14 March, 2000
Wildlife at the dive site
Question 24: What kingdom and phylum of organisms do sea stars belong to?
Today I was going to write about the bioassays that are being carried out, but our dive group got to do a SEAL team-style shore retrieval of two divers and had lots of other excitement so the bioassay discussion will have to wait. We started out with thick fog this morning. I could see blue sky above and the rays of sun trying to come through, but not much else was visible. Around lunch the fog started clearing out, so we went ahead and got suited up for a dive. Jim and I tended for Katrin, Ross, Chuck, and Bill. There was still enough fog that we had to navigate to Janus Island using a compass and GPS rather than sight.
This location is a wall dive. The water depth goes from 30 ft to over 100 ft in less than 20 horizontal feet and continues down from there. This means we do live boating. We do not anchor, but instead drop divers into the water and then pull the boat off the dive site to watch the area. When they return to the surface, we motor in to pick them up. There was quite a bit of current at the surface as well as at depth so we all had to be on our toes to make sure everything went smoothly. We put each pair of divers in at the same site, approximately 15 minutes apart.
Once they were down, we watched for wildlife and adjusted the boat's position whenever we drifted too far away. The island itself has one of the largest groups of Adelie penguins that I have seen in the area. It is past their breeding season and the majority have departed into the ocean. One zipped past and under our boat as we were getting the divers ready, but most of them were hanging out on shore.
After the divers were down, we spotted a group of six large seals coming along the coast. The two animals we are concerned about on a dive are Leopard Seals and Orcas. Sighting either of those means we call the divers back to the surface. So, large seals are something we always check out. Since there was a group of them it was unlikely that they were Leopards. They turned out to be Crabeater seals. They cruised along the shoreline together, making several long dives. The weather was clearing slowly, and by the time our first two divers surfaced there was only blue sky.
When Chuck and Ross surfaced and were picked up, they were jazzed! The wall was incredible, covered with all sorts of algae and sponges, and the Crabeater seals had come to visit them down around 100 ft! They were telling us about it when we saw our other two divers pop up close to shore and ahead of schedule. When they started clambering up on shore we knew something was wrong. Then we spotted the Leopard seal cruising back and forth in the water within 5 feet of them! There has never been a documented case where a Leopard seal has harmed a diver, but that doesn't mean they haven't come close, and we don't want to be the first. We rushed the boat over to where Katrin and Bill were hauled out on the rocks. The seal stopped circling so close after we were snugged up to shore for several minutes.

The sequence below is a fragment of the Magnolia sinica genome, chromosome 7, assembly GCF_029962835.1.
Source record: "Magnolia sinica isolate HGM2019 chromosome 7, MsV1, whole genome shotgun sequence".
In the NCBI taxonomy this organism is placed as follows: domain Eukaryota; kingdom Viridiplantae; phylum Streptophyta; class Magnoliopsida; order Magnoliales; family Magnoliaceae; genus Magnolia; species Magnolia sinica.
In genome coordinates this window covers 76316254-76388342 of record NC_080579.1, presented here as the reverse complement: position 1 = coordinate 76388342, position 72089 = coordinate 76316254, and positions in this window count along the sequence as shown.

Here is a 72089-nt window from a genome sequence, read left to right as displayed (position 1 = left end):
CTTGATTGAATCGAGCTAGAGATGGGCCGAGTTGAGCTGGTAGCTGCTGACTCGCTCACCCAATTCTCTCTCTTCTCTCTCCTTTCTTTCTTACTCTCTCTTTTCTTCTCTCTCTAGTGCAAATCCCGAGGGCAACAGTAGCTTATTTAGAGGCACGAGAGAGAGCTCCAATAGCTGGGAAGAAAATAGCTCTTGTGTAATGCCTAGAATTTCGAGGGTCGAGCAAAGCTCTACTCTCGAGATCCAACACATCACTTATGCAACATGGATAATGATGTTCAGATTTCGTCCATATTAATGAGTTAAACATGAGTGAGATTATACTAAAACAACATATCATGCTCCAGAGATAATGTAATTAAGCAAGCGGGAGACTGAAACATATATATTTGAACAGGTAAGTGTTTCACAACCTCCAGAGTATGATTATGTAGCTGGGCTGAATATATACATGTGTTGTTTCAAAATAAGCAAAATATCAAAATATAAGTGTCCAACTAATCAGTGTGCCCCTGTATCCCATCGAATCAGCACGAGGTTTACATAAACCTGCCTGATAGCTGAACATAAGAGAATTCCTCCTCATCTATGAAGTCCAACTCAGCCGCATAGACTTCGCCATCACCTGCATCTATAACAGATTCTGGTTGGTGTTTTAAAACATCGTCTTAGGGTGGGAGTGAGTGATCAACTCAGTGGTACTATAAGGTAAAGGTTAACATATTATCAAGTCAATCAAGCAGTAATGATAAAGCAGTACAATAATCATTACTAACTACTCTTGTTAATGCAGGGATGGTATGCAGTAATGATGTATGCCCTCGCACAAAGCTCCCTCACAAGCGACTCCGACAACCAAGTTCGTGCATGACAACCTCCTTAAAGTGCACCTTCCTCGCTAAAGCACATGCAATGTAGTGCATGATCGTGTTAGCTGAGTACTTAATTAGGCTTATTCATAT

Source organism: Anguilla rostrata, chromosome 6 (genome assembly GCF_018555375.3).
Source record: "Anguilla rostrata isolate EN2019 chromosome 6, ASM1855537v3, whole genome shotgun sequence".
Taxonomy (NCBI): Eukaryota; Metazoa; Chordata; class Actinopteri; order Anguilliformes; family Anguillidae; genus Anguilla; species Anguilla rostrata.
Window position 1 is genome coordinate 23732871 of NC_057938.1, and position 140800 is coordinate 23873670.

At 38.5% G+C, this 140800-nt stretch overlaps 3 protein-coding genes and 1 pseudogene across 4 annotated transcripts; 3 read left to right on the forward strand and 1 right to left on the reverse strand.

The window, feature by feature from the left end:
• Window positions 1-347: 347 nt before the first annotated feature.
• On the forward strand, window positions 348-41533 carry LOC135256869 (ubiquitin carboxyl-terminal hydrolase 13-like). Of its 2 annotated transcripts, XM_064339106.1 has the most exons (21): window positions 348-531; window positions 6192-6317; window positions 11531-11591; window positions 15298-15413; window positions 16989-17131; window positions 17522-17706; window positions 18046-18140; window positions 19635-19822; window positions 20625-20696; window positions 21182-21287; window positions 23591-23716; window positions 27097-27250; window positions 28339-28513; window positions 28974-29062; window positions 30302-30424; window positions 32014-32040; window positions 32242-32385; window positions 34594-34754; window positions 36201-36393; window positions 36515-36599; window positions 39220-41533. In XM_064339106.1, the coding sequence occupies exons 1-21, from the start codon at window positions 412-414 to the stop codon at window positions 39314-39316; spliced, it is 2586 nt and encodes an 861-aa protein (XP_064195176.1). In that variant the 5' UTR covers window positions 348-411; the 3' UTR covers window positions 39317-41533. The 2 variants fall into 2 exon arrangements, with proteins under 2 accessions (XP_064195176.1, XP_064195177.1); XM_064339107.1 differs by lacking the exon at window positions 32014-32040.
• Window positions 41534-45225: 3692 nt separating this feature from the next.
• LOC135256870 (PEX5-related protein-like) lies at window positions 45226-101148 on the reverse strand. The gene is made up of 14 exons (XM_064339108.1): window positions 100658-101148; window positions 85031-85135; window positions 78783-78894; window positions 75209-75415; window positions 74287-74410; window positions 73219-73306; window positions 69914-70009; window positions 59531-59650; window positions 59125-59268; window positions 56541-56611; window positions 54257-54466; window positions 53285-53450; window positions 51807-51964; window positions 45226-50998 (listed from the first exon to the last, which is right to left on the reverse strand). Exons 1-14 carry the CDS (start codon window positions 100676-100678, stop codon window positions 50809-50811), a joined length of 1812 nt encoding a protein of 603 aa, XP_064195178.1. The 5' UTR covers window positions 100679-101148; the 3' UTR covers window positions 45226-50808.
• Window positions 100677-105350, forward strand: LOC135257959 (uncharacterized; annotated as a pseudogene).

The wave action made the retrieval much more difficult. The crashing surf took our boat up and down more than five feet every few seconds as we were trying to transfer gear and divers. We pushed the bow of the Zodiac up to the rock and had tenders sitting on the tubes to help the divers. Katrin was pulled off the rocks and we had to back out into the water to get her gear off and drag her into the boat. It wasn't great so we tried a variation to get Bill. Chuck, still in his drysuit, was put ashore to help Bill remove his gear. Then we nosed the bow up to the rocks again and Katrin and I sat on the very front of the boat to take tank, bc, collection bag, fins, and finally Bill and Chuck into the boat. It wasn't pretty but it worked.
Just as we had collected everything and everyone into the boat, there was a huge splash right near us. The Leopard seal had cleared most of his body out of the water with a huge jump. He made another one almost as big and came up with a penguin! We pulled away from shore but didn't leave the area. As scientists, we shouldn't anthropomorphize an animal's behavior (assign human-like thoughts and feelings to his actions), but the Leopard seal spent the next 20 minutes toying with the penguin within four to 30 feet of our boat as if trying to impress us. It worked, we were very impressed!!!! While unpleasant for the Gentoo penguin, the 12 foot seal demonstrated incredible agility and swiftness in the water while letting the penguin go and recapturing it. It was an incredible event to see and be so close to a feeding Leopard seal. Very unusual. It was directly under the boat at several points. Eventually, the seal started to eat in earnest and disappeared from view, and I drove the group back to the station.
With the slow "shutter" time of the digital camera, I didn't get any stellar pictures, but I am including a few anyway so everyone can at least see something of the event. Later in the beautiful day, Bruce and I went across on the trolley to Bonaparte Point. But that will have to wait for another journal entry!
Answer 23: It may resemble a football huddle, but doesn't act like one! A "huddle" is a group of male Emperor penguins crowded together for protection from the cold and wind of mid-winter. The birds on the windy side gradually move along the side
(all the time balancing the precious egg on their feet) and reach the shelter of the opposite side. These birds are enclosed by new arrivals from the windy side and gradually they are in the center and eventually on the windy outside again. Thus the huddle moves downwind, and each individual penguin bears a share of the extreme environment.
Contact the TEA in the field at .
If you cannot connect through your browser, copy the TEA's e-mail address in the "To:" line of your favorite e-mail package.